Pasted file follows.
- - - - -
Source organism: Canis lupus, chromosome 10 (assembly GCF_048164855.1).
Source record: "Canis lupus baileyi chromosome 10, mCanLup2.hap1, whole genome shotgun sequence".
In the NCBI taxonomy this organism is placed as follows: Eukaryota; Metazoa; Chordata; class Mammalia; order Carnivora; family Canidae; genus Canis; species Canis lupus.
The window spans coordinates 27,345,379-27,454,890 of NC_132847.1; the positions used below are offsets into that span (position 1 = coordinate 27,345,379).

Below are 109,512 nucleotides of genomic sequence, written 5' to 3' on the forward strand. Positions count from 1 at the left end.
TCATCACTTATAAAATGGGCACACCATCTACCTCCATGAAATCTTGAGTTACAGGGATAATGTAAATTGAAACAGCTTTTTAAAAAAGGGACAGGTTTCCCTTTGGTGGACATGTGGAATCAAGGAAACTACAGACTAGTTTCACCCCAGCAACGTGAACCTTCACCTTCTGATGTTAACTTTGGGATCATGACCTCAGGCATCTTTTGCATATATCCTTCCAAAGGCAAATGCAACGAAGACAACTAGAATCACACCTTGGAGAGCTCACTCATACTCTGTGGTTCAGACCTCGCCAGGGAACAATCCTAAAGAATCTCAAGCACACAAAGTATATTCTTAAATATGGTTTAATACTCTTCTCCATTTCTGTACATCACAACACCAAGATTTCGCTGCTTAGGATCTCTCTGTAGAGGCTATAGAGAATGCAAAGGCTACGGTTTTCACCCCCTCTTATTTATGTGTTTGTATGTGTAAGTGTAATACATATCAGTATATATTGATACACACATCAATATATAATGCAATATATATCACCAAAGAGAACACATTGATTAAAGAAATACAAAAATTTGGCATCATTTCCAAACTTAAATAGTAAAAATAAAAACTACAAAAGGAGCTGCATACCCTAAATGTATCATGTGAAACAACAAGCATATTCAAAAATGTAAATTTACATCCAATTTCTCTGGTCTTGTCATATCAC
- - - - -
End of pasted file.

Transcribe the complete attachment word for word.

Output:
Source organism: Canis lupus, chromosome 10 (assembly GCF_048164855.1).
Source record: "Canis lupus baileyi chromosome 10, mCanLup2.hap1, whole genome shotgun sequence".
In the NCBI taxonomy this organism is placed as follows: Eukaryota; Metazoa; Chordata; class Mammalia; order Carnivora; family Canidae; genus Canis; species Canis lupus.
The window spans coordinates 27,345,379-27,454,890 of NC_132847.1; the positions used below are offsets into that span (position 1 = coordinate 27,345,379).

Below are 109,512 nucleotides of genomic sequence, written 5' to 3' on the forward strand. Positions count from 1 at the left end.
TCATCACTTATAAAATGGGCACACCATCTACCTCCATGAAATCTTGAGTTACAGGGATAATGTAAATTGAAACAGCTTTTTAAAAAAGGGACAGGTTTCCCTTTGGTGGACATGTGGAATCAAGGAAACTACAGACTAGTTTCACCCCAGCAACGTGAACCTTCACCTTCTGATGTTAACTTTGGGATCATGACCTCAGGCATCTTTTGCATATATCCTTCCAAAGGCAAATGCAACGAAGACAACTAGAATCACACCTTGGAGAGCTCACTCATACTCTGTGGTTCAGACCTCGCCAGGGAACAATCCTAAAGAATCTCAAGCACACAAAGTATATTCTTAAATATGGTTTAATACTCTTCTCCATTTCTGTACATCACAACACCAAGATTTCGCTGCTTAGGATCTCTCTGTAGAGGCTATAGAGAATGCAAAGGCTACGGTTTTCACCCCCTCTTATTTATGTGTTTGTATGTGTAAGTGTAATACATATCAGTATATATTGATACACACATCAATATATAATGCAATATATATCACCAAAGAGAACACATTGATTAAAGAAATACAAAAATTTGGCATCATTTCCAAACTTAAATAGTAAAAATAAAAACTACAAAAGGAGCTGCATACCCTAAATGTATCATGTGAAACAACAAGCATATTCAAAAATGTAAATTTACATCCAATTTCTCTGGTCTTGTCATATCAC